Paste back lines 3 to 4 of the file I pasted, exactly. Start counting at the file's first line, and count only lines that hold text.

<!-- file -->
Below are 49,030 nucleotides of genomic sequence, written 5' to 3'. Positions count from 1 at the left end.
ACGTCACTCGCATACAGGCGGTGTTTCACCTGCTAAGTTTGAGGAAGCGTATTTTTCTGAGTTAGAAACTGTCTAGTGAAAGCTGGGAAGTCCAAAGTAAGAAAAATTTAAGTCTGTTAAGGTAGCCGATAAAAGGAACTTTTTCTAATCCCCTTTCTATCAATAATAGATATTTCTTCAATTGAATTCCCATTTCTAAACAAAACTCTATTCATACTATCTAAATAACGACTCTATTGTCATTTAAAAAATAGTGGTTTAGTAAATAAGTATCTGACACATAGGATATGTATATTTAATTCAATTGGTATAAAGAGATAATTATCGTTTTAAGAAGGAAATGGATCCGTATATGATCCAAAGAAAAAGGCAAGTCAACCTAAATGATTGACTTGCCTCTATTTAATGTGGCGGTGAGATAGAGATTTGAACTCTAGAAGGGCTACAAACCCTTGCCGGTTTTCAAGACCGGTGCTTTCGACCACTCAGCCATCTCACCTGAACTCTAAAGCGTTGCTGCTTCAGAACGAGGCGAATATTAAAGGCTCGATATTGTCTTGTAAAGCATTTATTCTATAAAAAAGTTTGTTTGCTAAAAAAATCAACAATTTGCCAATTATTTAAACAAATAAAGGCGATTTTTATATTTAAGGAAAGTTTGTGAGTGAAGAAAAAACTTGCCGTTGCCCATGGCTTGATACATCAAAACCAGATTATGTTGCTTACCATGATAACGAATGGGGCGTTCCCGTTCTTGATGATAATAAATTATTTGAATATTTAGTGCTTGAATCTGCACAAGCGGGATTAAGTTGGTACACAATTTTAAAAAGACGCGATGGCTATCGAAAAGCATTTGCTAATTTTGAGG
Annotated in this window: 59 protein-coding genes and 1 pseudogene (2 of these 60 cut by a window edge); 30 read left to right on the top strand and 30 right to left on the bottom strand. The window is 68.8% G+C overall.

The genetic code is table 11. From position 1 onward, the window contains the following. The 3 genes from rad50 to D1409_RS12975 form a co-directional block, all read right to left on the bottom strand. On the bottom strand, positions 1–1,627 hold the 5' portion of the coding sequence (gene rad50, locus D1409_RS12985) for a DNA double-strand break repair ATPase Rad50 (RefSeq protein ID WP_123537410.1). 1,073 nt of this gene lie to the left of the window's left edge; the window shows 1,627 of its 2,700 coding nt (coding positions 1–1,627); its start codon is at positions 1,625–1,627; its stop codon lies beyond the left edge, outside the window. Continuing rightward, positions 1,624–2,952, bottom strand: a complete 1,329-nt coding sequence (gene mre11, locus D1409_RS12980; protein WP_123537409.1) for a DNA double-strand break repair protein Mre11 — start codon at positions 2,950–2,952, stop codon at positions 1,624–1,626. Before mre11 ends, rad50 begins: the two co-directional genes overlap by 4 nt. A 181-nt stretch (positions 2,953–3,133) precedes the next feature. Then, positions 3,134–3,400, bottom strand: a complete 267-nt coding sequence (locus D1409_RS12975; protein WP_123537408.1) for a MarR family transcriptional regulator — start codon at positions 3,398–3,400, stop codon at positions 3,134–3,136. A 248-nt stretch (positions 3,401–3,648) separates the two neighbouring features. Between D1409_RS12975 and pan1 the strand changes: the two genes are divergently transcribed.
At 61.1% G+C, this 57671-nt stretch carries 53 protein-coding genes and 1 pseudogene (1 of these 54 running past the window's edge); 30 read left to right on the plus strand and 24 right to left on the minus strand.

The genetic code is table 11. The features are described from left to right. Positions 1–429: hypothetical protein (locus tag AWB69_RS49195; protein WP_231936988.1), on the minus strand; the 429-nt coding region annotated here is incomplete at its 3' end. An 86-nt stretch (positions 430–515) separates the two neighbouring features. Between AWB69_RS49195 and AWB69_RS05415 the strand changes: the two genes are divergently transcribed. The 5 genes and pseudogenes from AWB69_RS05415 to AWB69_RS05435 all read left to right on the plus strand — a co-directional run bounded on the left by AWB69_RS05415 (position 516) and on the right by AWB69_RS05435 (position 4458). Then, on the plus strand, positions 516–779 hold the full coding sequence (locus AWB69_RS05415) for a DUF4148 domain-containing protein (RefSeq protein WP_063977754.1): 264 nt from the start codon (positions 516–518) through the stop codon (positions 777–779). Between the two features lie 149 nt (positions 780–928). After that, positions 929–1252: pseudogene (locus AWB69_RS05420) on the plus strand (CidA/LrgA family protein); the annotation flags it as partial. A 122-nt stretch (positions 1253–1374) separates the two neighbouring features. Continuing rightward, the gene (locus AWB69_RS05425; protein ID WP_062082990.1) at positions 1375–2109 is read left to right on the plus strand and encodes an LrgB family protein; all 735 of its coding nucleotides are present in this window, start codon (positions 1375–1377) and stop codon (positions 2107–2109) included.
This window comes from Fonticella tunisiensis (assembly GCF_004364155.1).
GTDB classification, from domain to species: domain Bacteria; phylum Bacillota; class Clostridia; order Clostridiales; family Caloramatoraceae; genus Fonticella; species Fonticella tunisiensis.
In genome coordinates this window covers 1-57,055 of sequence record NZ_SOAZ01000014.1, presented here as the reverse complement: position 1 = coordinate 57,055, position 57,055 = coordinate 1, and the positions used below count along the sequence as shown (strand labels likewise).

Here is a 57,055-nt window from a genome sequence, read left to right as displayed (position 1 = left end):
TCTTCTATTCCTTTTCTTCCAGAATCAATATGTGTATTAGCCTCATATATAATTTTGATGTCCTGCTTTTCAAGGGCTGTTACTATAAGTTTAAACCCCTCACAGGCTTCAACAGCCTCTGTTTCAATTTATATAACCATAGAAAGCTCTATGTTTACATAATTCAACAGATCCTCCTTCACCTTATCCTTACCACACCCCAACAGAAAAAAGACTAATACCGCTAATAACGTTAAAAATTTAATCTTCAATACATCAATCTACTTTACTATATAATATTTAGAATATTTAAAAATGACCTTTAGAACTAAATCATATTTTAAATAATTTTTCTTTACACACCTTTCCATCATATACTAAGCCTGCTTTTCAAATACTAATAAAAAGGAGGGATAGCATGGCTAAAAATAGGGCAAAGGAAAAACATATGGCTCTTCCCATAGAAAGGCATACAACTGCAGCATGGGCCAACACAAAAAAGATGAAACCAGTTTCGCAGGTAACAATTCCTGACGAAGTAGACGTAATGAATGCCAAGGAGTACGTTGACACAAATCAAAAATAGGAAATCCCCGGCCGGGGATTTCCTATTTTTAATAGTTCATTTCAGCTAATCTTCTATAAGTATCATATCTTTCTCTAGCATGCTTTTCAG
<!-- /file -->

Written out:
Annotated in this window: 59 protein-coding genes and 1 pseudogene (2 of these 60 cut by a window edge); 30 read left to right on the top strand and 30 right to left on the bottom strand. The window is 68.8% G+C overall.

The genetic code is table 11. From position 1 onward, the window contains the following. The 3 genes from rad50 to D1409_RS12975 form a co-directional block, all read right to left on the bottom strand. On the bottom strand, positions 1–1,627 hold the 5' portion of the coding sequence (gene rad50, locus D1409_RS12985) for a DNA double-strand break repair ATPase Rad50 (RefSeq protein ID WP_123537410.1). 1,073 nt of this gene lie to the left of the window's left edge; the window shows 1,627 of its 2,700 coding nt (coding positions 1–1,627); its start codon is at positions 1,625–1,627; its stop codon lies beyond the left edge, outside the window. Continuing rightward, positions 1,624–2,952, bottom strand: a complete 1,329-nt coding sequence (gene mre11, locus D1409_RS12980; protein WP_123537409.1) for a DNA double-strand break repair protein Mre11 — start codon at positions 2,950–2,952, stop codon at positions 1,624–1,626. Before mre11 ends, rad50 begins: the two co-directional genes overlap by 4 nt. A 181-nt stretch (positions 2,953–3,133) precedes the next feature. Then, positions 3,134–3,400, bottom strand: a complete 267-nt coding sequence (locus D1409_RS12975; protein WP_123537408.1) for a MarR family transcriptional regulator — start codon at positions 3,398–3,400, stop codon at positions 3,134–3,136. A 248-nt stretch (positions 3,401–3,648) separates the two neighbouring features. Between D1409_RS12975 and pan1 the strand changes: the two genes are divergently transcribed.